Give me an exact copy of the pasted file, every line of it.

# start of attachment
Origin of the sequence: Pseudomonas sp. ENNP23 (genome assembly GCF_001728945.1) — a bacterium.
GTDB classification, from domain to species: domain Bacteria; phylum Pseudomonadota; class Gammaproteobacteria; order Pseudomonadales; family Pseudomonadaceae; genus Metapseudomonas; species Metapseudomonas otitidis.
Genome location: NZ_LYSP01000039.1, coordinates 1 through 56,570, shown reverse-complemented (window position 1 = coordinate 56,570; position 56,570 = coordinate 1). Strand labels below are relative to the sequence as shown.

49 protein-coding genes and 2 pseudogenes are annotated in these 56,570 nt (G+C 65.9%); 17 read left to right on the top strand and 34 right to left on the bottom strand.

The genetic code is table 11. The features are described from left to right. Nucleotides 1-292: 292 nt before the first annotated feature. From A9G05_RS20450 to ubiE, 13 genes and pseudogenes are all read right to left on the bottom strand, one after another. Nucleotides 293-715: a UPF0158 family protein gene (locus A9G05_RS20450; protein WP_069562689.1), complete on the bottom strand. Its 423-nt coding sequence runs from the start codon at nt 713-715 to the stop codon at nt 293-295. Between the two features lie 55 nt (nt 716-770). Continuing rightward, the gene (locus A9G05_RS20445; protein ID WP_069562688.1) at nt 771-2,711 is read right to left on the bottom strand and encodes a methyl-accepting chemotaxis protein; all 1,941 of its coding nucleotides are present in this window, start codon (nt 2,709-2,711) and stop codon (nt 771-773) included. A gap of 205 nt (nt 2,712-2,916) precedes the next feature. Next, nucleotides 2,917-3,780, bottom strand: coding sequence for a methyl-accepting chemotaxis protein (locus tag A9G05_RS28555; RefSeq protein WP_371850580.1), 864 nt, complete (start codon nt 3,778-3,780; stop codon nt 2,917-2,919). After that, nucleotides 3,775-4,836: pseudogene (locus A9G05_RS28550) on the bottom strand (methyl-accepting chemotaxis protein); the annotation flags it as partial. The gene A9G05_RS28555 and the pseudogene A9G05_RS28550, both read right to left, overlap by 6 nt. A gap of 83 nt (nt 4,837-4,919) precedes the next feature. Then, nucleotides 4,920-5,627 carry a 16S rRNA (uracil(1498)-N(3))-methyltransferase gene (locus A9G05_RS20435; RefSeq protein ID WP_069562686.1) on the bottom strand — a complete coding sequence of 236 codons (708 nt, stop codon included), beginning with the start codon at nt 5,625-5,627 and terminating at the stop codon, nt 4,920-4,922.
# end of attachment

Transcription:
Origin of the sequence: Pseudomonas sp. ENNP23 (genome assembly GCF_001728945.1) — a bacterium.
GTDB classification, from domain to species: domain Bacteria; phylum Pseudomonadota; class Gammaproteobacteria; order Pseudomonadales; family Pseudomonadaceae; genus Metapseudomonas; species Metapseudomonas otitidis.
Genome location: NZ_LYSP01000039.1, coordinates 1 through 56,570, shown reverse-complemented (window position 1 = coordinate 56,570; position 56,570 = coordinate 1). Strand labels below are relative to the sequence as shown.

49 protein-coding genes and 2 pseudogenes are annotated in these 56,570 nt (G+C 65.9%); 17 read left to right on the top strand and 34 right to left on the bottom strand.

The genetic code is table 11. The features are described from left to right. Nucleotides 1-292: 292 nt before the first annotated feature. From A9G05_RS20450 to ubiE, 13 genes and pseudogenes are all read right to left on the bottom strand, one after another. Nucleotides 293-715: a UPF0158 family protein gene (locus A9G05_RS20450; protein WP_069562689.1), complete on the bottom strand. Its 423-nt coding sequence runs from the start codon at nt 713-715 to the stop codon at nt 293-295. Between the two features lie 55 nt (nt 716-770). Continuing rightward, the gene (locus A9G05_RS20445; protein ID WP_069562688.1) at nt 771-2,711 is read right to left on the bottom strand and encodes a methyl-accepting chemotaxis protein; all 1,941 of its coding nucleotides are present in this window, start codon (nt 2,709-2,711) and stop codon (nt 771-773) included. A gap of 205 nt (nt 2,712-2,916) precedes the next feature. Next, nucleotides 2,917-3,780, bottom strand: coding sequence for a methyl-accepting chemotaxis protein (locus tag A9G05_RS28555; RefSeq protein WP_371850580.1), 864 nt, complete (start codon nt 3,778-3,780; stop codon nt 2,917-2,919). After that, nucleotides 3,775-4,836: pseudogene (locus A9G05_RS28550) on the bottom strand (methyl-accepting chemotaxis protein); the annotation flags it as partial. The gene A9G05_RS28555 and the pseudogene A9G05_RS28550, both read right to left, overlap by 6 nt. A gap of 83 nt (nt 4,837-4,919) precedes the next feature. Then, nucleotides 4,920-5,627 carry a 16S rRNA (uracil(1498)-N(3))-methyltransferase gene (locus A9G05_RS20435; RefSeq protein ID WP_069562686.1) on the bottom strand — a complete coding sequence of 236 codons (708 nt, stop codon included), beginning with the start codon at nt 5,625-5,627 and terminating at the stop codon, nt 4,920-4,922.